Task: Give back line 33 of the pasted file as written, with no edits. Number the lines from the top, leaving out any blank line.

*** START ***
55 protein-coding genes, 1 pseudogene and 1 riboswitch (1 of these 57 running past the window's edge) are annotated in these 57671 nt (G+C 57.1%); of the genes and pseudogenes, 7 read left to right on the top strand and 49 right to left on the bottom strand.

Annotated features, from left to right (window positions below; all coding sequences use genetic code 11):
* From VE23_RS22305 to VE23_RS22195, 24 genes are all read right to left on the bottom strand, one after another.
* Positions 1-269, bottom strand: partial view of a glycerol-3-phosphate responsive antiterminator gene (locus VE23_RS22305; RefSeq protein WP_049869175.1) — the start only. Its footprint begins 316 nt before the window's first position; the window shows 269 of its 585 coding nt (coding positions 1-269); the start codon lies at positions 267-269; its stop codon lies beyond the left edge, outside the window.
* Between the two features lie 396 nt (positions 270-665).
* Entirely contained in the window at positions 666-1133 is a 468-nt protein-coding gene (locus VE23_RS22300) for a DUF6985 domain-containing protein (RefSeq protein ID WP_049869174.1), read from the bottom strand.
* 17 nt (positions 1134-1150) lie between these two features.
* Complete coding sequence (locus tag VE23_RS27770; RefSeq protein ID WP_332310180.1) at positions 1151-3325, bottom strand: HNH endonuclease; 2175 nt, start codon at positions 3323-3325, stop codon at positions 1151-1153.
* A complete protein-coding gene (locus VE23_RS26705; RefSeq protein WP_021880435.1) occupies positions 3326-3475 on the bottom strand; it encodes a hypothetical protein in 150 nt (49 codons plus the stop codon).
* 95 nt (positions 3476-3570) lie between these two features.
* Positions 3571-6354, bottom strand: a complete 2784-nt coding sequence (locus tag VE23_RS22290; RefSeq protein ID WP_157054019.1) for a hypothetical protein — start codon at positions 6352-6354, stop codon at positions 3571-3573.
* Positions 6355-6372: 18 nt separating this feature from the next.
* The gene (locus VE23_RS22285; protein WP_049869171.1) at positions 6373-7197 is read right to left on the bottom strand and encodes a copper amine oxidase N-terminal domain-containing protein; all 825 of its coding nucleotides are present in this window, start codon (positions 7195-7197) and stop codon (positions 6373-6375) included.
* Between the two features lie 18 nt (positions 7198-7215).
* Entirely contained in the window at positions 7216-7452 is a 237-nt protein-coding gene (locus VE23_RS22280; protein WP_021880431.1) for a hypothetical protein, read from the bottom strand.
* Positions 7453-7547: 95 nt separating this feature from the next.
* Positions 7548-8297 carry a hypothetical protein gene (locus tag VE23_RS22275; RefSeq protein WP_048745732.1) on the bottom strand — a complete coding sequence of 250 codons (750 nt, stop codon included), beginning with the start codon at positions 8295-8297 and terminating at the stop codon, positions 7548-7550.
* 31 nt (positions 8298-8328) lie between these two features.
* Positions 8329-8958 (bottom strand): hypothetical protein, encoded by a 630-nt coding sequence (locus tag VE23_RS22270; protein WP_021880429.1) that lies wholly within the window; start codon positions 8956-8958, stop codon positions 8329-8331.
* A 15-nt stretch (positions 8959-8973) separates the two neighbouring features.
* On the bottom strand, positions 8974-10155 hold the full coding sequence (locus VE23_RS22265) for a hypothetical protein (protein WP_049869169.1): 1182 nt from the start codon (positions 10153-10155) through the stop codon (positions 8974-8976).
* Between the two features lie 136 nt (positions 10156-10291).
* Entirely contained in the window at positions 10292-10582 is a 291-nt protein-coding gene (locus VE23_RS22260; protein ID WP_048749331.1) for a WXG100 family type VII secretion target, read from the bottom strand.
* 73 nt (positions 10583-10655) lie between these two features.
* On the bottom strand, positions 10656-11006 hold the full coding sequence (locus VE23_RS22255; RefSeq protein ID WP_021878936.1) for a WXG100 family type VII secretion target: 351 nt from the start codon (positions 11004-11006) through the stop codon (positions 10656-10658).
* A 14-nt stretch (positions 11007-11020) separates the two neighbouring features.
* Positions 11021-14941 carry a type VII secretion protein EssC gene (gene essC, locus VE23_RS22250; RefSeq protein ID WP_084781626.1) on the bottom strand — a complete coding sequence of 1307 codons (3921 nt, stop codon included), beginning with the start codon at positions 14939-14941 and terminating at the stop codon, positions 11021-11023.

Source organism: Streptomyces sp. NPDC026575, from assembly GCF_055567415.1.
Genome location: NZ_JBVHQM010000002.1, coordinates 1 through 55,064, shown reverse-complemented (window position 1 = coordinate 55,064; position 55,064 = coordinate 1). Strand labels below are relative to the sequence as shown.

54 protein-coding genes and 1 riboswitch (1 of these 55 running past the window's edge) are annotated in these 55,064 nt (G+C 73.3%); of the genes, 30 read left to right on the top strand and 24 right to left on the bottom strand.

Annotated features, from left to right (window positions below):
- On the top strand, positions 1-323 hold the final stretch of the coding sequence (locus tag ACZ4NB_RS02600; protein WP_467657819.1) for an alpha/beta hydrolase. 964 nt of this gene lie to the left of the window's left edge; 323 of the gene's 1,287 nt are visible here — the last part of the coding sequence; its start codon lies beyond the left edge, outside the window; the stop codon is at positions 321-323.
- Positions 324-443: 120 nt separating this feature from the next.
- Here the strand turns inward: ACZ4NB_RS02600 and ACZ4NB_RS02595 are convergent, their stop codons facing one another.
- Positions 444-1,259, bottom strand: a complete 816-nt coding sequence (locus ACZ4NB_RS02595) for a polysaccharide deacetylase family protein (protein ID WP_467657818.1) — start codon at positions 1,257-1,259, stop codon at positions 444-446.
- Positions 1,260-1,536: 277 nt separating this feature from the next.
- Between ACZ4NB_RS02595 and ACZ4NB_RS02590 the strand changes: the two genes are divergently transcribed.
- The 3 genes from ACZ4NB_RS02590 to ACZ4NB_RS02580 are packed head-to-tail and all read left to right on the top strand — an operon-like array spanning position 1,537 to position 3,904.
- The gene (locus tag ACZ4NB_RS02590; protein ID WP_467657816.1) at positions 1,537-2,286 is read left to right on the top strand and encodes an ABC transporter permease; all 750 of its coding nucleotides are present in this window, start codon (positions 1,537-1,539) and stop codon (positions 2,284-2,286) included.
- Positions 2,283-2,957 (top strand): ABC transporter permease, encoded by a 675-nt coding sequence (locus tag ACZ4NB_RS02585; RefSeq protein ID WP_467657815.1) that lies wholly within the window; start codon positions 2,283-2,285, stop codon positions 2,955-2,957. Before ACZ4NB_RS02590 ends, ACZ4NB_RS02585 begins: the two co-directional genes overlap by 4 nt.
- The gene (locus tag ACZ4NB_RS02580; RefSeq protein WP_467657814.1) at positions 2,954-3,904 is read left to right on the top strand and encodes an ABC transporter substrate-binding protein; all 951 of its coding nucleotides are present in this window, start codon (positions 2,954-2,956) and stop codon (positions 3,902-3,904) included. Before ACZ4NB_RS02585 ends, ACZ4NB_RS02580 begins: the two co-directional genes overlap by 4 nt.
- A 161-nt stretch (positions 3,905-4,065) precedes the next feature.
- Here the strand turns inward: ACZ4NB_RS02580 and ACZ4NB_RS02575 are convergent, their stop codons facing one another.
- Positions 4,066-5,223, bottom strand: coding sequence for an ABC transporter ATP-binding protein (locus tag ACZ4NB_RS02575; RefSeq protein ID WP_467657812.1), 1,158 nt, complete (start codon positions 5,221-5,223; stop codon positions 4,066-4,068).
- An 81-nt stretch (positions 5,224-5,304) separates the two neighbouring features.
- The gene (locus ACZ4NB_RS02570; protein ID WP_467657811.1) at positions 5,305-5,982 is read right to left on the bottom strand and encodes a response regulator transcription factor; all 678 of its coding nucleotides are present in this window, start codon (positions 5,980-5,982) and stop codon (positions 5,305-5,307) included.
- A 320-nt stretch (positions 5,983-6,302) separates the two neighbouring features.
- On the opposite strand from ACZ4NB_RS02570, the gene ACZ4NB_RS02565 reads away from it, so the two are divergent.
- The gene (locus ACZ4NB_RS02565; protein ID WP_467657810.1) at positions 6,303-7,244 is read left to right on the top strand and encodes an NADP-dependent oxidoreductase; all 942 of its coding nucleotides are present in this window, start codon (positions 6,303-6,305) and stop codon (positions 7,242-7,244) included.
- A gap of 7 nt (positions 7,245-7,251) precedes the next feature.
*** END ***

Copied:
- Positions 324-443: 120 nt separating this feature from the next.